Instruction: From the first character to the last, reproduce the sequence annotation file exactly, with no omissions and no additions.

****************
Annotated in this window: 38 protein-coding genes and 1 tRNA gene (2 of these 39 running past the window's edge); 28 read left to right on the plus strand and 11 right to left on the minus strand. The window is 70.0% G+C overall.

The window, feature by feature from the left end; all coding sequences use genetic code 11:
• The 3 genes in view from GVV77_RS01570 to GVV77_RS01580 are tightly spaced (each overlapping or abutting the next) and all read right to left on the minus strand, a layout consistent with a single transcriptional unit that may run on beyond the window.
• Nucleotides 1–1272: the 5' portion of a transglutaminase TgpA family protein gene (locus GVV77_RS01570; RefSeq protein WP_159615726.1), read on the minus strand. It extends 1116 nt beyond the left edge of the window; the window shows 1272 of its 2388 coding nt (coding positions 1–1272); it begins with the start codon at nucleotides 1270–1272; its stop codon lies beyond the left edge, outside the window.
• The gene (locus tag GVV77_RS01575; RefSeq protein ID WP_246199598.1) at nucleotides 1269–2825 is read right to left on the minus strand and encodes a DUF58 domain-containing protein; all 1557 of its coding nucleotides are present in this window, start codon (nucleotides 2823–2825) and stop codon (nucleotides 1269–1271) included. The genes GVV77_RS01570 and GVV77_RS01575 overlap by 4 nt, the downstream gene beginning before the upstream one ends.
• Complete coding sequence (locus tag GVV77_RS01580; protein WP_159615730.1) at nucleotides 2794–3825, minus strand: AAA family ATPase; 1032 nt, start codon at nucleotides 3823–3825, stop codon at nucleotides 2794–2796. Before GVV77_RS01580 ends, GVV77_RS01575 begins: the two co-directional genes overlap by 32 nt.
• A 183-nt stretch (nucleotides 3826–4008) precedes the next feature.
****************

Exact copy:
Annotated in this window: 38 protein-coding genes and 1 tRNA gene (2 of these 39 running past the window's edge); 28 read left to right on the plus strand and 11 right to left on the minus strand. The window is 70.0% G+C overall.

The window, feature by feature from the left end; all coding sequences use genetic code 11:
• The 3 genes in view from GVV77_RS01570 to GVV77_RS01580 are tightly spaced (each overlapping or abutting the next) and all read right to left on the minus strand, a layout consistent with a single transcriptional unit that may run on beyond the window.
• Nucleotides 1–1272: the 5' portion of a transglutaminase TgpA family protein gene (locus GVV77_RS01570; RefSeq protein WP_159615726.1), read on the minus strand. It extends 1116 nt beyond the left edge of the window; the window shows 1272 of its 2388 coding nt (coding positions 1–1272); it begins with the start codon at nucleotides 1270–1272; its stop codon lies beyond the left edge, outside the window.
• The gene (locus tag GVV77_RS01575; RefSeq protein ID WP_246199598.1) at nucleotides 1269–2825 is read right to left on the minus strand and encodes a DUF58 domain-containing protein; all 1557 of its coding nucleotides are present in this window, start codon (nucleotides 2823–2825) and stop codon (nucleotides 1269–1271) included. The genes GVV77_RS01570 and GVV77_RS01575 overlap by 4 nt, the downstream gene beginning before the upstream one ends.
• Complete coding sequence (locus tag GVV77_RS01580; protein WP_159615730.1) at nucleotides 2794–3825, minus strand: AAA family ATPase; 1032 nt, start codon at nucleotides 3823–3825, stop codon at nucleotides 2794–2796. Before GVV77_RS01580 ends, GVV77_RS01575 begins: the two co-directional genes overlap by 32 nt.
• A 183-nt stretch (nucleotides 3826–4008) precedes the next feature.